New York, February 13th (TradersHuddle.com) – Well, maybe we should have said Europe’s "potential" rebound because any market observer that doesn’t live in cave knows, Europe’s sovereign debt calamity is far from being solved. The good news is that European policymakers are scheduled to meet in Brussels on Wednesday to finalize another bailout package for Greece and the belief seems to be that if a Greek default can be prevented, that will be enough to keep traders from hammering Italian and Portuguese debt as well.
Searching for an ETF with which to play a possible European rebound isn’t hard at all. Nearly every Euro Zone member has a U.S.-listed ETF devoted to it, but investors looking for a broader, more liquid approach might do well to take a look at the Vanguard MSCI Europe ETF (NYSE: VGK).
To be sure, VGK offers broad swath European exposure. The ETF is home to almost 460 stocks from Austria, Belgium, Denmark, Finland, France, Germany, Greece, Ireland, Italy, the Netherlands, Norway, Portugal, Spain, Sweden, Switzerland, and the United Kingdom.
Yes, that lineup includes every one of the PIIGS, but it should be noted stocks from those countries comprise a relatively small percentage of VGK’s weight. VGK’s top-10 holdings represent almost 23% of the fund’s weight and within that group are some of the European stocks U.S. investors, particularly dividend seekers, will want to consider. Royal Dutch Shell (NYSE: RDS-A), BP (NYSE: BP) and Total (NYSE: TOT), Europe’s three largest oil companies, are all found among VGK’s top-10 lineup as are dividend plays like Nestle (PK: NSRGY), Vodafone (NYSE: VOD) and British American Tobacco (NYSE: BTI).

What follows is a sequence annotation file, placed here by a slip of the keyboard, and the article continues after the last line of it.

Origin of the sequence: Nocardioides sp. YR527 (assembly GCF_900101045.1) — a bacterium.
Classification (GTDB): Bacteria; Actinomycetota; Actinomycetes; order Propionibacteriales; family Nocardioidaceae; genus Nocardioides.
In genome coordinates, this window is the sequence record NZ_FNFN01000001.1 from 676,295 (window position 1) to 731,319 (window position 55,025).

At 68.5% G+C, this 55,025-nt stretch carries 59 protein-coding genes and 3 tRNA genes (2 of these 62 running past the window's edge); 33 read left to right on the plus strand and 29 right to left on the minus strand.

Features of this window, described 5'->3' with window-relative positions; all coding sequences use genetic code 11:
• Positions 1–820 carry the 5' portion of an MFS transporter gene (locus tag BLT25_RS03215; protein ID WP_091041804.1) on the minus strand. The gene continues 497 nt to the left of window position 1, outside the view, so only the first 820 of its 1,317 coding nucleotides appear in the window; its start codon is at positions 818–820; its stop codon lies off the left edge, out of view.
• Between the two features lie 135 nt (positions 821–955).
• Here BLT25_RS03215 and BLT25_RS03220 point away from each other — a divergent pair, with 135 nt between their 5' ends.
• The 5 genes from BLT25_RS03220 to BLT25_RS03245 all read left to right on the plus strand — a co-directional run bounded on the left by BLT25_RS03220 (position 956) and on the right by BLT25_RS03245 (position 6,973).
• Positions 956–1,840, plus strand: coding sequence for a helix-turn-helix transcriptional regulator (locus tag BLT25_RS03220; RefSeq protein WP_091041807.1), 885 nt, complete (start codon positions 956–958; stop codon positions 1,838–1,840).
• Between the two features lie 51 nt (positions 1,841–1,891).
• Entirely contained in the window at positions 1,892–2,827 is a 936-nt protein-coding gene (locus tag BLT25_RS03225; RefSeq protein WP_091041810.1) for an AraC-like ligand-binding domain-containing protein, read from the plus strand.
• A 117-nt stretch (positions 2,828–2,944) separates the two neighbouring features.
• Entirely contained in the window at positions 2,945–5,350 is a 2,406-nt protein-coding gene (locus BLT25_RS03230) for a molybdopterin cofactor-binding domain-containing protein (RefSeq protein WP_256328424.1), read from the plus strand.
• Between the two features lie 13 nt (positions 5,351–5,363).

VGK is up almost 10% year-to-date, but even with that bullish run, investors are still pouring money into the ETF. On Monday, ETF Channel reported VGK saw a $76.2 million dollar week-over-week inflow. That indicates some market participants are betting European stocks have more gains in store and it’s the second week in row in which VGK has experienced net inflows. It may sound trite, but people don’t buy ETFs they think are going to fall, right?
VGK’s chart isn’t perfect, but it’s showing improvement. The ETF is at the very least trading above its 200-day moving average and that area looks like support. From current levels, VGK has some open space to run back to the $48-$50 area before encountering next resistance. From there, a return to the $54-$55 could be in the offing.
Bottom line: VGK’s lineup is littered with blue-chip stocks that have been battered to some extent not because they’re bad companies, but because they’re EUROPEAN companies. That scenario could change for the better if the European Union can convince global investors it has a legitimate plan in place to skirt sovereign debt catastrophe.
The vitals: VGK has an expense ratio of just 0.14% making it cheaper than 92% of comparable ETFs. The fund has $6.1 billion in assets under management, making it one of the largest ETFs tracking Europe.
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